Action against MiD DAY reporter was 'incorrect'

Feb 02, 2013, 06:46 IST | A Correspondent

Advocate-General informs HC that no case was made out against Akela; the court disposes of petition after state assures that it will file a closure report

In a case that sparked intense public fury over a bid to muzzle the freedom of the press, justice has sided with the MiD DAY journalist who was falsely framed under the Official Secrets Act in 2011 for exposing grave dereliction of duty by railway officials.

Justice prevails: Akela said he will continue to expose the corrupt. Pic/Datta Kumbhar

The Bombay High Court on Friday disposed the case against MiD DAY’s principal correspondent Tarakant Dwivedi alias Akela, stating that it cannot be challenged further in the higher court. A division bench of Justices Abhay S Oka and A P Bhangale disposed of Akela’s petition to have the case quashed, after an assurance from the state government that it would file a closure report.

Akela was arrested on May 17, 2011 on trumped-up charges under the OSA, for exposing the poor state of the weapons kept in a decrepit Railway Protection Force (RPF) armoury at the Chhatrapati Shivaji Terminus (CST). He was in jail for three days until he was released on bail. The actions of the riled-up railway force had invoked strong condemnation from all quarters of the media, including the Editors’ Guild of India.

‘Incorrect’ action
Advocate-General Darius Khambata admitted that police action in the case was ‘incorrect’ and that no case was made out against him. He added that Akela’s reportage was in fact in public interest. Akela was represented by counsel Niranjan Mundargi and law firm Mulla and Mulla.

At an earlier hearing on Wednesday, the court had asked the prosecution to clarify from the state government for what purpose the arrest had been made. It instructed the prosecution to take guidance from the advocate-general.

Reacting to the development, Akela said, “The case was seen as an attempt by the establishment to gag reporters. Now it has turned into an example of the best kind of investigative journalism. The RPF, Government Railway Police (GRP) and some politicians had all conspired against me, but they have been unsuccessful. Today’s verdict has raised my morale. I will continue to expose the wrong as I always have.”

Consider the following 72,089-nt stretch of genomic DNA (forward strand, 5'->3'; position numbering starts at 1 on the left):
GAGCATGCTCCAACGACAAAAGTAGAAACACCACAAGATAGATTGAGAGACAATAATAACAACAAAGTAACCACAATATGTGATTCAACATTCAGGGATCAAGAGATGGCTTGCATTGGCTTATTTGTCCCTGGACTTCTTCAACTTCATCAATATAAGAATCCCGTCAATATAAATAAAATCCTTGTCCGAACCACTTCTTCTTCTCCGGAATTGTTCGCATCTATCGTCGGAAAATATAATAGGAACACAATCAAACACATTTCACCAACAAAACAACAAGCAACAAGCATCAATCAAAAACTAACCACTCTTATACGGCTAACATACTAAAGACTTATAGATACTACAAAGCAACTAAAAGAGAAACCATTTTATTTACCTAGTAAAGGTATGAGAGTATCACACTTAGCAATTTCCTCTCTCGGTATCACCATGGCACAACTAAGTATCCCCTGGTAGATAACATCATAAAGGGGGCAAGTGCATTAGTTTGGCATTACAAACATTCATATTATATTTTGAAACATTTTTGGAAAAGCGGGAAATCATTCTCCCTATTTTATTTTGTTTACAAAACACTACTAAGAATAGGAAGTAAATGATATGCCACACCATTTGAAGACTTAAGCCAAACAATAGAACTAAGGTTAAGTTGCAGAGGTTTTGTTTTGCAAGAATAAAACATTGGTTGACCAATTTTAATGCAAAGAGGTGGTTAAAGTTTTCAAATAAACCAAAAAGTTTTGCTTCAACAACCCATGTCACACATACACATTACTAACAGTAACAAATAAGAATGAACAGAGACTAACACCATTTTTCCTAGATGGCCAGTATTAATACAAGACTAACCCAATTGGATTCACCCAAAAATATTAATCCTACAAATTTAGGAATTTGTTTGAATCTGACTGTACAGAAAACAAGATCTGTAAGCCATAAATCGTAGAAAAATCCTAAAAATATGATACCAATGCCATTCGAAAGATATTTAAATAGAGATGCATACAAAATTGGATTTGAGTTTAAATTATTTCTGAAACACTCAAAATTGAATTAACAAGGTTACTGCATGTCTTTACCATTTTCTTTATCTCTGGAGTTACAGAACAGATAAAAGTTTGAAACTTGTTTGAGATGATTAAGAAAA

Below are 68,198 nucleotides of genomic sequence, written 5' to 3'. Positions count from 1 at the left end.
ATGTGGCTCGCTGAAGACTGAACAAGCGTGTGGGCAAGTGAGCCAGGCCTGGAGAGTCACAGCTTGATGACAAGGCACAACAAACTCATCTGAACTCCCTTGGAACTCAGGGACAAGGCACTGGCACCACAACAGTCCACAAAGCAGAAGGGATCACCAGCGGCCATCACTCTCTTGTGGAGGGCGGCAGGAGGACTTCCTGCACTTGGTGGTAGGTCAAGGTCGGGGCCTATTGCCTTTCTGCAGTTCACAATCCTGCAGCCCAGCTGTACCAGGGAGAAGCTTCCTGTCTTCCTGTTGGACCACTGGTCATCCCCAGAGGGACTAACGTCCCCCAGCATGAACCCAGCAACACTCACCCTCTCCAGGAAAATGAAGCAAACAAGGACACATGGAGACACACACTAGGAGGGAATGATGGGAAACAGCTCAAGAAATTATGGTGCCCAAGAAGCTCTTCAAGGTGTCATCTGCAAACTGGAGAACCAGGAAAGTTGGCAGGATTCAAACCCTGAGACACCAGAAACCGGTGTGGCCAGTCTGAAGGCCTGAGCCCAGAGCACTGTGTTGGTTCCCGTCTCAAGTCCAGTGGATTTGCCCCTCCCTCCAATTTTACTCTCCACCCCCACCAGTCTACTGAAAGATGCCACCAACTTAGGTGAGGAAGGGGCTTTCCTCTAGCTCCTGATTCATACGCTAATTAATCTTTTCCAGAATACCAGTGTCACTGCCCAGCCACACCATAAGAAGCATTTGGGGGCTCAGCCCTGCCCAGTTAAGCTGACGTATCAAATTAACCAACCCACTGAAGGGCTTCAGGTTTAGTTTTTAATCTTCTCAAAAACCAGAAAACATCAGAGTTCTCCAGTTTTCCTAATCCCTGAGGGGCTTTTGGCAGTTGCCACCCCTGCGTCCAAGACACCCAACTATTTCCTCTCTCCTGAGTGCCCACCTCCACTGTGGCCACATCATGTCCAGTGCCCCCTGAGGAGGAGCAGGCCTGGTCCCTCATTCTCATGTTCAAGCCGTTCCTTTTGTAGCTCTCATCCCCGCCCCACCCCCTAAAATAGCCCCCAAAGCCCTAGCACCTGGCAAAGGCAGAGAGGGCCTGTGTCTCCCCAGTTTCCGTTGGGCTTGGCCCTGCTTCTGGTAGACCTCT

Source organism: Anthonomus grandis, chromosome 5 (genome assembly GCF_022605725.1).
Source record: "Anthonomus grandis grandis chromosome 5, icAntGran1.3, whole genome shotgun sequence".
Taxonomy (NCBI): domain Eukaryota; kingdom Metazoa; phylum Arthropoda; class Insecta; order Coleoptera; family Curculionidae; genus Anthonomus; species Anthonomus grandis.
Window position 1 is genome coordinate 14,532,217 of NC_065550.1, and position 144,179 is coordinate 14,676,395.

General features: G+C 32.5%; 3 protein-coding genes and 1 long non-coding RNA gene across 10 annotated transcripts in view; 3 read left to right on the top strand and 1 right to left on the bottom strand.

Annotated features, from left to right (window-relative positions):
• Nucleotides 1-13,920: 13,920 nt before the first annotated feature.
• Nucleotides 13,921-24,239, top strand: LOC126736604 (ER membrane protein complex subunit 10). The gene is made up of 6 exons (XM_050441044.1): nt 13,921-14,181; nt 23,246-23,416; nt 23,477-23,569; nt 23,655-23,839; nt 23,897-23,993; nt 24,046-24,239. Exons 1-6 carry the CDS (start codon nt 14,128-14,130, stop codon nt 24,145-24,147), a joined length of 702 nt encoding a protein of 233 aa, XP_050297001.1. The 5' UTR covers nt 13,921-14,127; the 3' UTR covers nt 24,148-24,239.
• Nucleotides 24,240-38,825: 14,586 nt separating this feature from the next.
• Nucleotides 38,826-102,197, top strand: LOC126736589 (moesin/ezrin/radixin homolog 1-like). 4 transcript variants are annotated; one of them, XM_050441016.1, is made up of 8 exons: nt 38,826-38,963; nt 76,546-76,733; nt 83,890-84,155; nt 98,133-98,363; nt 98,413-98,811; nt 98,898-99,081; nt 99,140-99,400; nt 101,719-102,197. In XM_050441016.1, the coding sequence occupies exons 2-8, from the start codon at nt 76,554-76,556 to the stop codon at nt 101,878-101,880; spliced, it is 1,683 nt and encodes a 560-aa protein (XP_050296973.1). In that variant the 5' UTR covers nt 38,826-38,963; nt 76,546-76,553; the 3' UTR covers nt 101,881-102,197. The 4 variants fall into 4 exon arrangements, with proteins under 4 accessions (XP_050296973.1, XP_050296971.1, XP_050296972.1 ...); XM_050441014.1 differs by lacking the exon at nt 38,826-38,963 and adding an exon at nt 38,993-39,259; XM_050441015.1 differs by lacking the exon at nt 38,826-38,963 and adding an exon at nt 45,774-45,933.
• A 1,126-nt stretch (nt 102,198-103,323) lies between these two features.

Case background
On June 18, 2010, Akela, then working with a city tabloid, reported about the leaking roof of the RPF armoury at CST. The leakage was damaging the weapons purchased following the 26/11 terror attack. A year after the report was published, a hawker Pradeep Sonthalia registered an FIR against Akela for trespassing RPF premises.

Three constables from the CST GRP arrived at MiD DAY’s Parel office and to pick up Akela for interrogation. They were armed with a letter stating that they wanted to record his statement under section 447 of the IPC. Though Akela agreed to come by the next day and have his statement recorded, they forcibly took him to CST in a taxi.

Akela said, “At no point was I informed that I had been arrested. It was my boss, the late J Dey [MiD DAY’s investigations editor], who informed me at the police station that I had been arrested under the Official Secrets Act.” Akela was produced in the railway court the next day and was remanded in police custody for five days. On May 21, 2011, he was granted bail by the railway court, following widespread protests from various media. Later the same year, he made an application to the Bombay High Court for quashing of the case.

The investigation
>> June 28, 2010: Akela’s story ‘Leaks in CST armoury puts new anti-terror arms under threat’ published on the front page of a local tabloid he was then working with
>> September ‘10: Pradeep Sonthalia approaches Railway Court to file a case under Section 447 of IPC (pertaining to trespassing)
>> Oct ‘10: Court directs GRP to probe how pictures of the armoury were clicked acting on the complaint of Sonthalia
>> Nov ‘10: GRP registers case against the photographer. Akela’s name is not mentioned in the FIR
>> March 2011: Akela’s name crops up during investigation
>> April 2011: Railway Court orders a "competent body should probe the case under the Official Secrets Act, if applicable"
>> May 17, 2011: Akela is called to the CST police station to record a statement for trespassing into the police armoury, under Sec 447 of IPC
>> Same day: Section imposed upon Akela changed after he records his statement; GRP arrest Akela under Section 3 (1) (a) of the Official Secrets Act of 1923, remand him to police custody
>> May 19, 2011: GRP Commissioner Tukaram Chavan tells Home Minister RR Patil that he had not instructed his officials to prosecute Akela under the Official Secrets Act
>> Same day: 200 mediapersons march from Marathi Patrakar Sangh to Mantralaya; meet Home Minister R R Patil
>> May 21, 2011: Akela is granted two hours leave to visit Railway Court for hearing, granted bail by 5.30 pm

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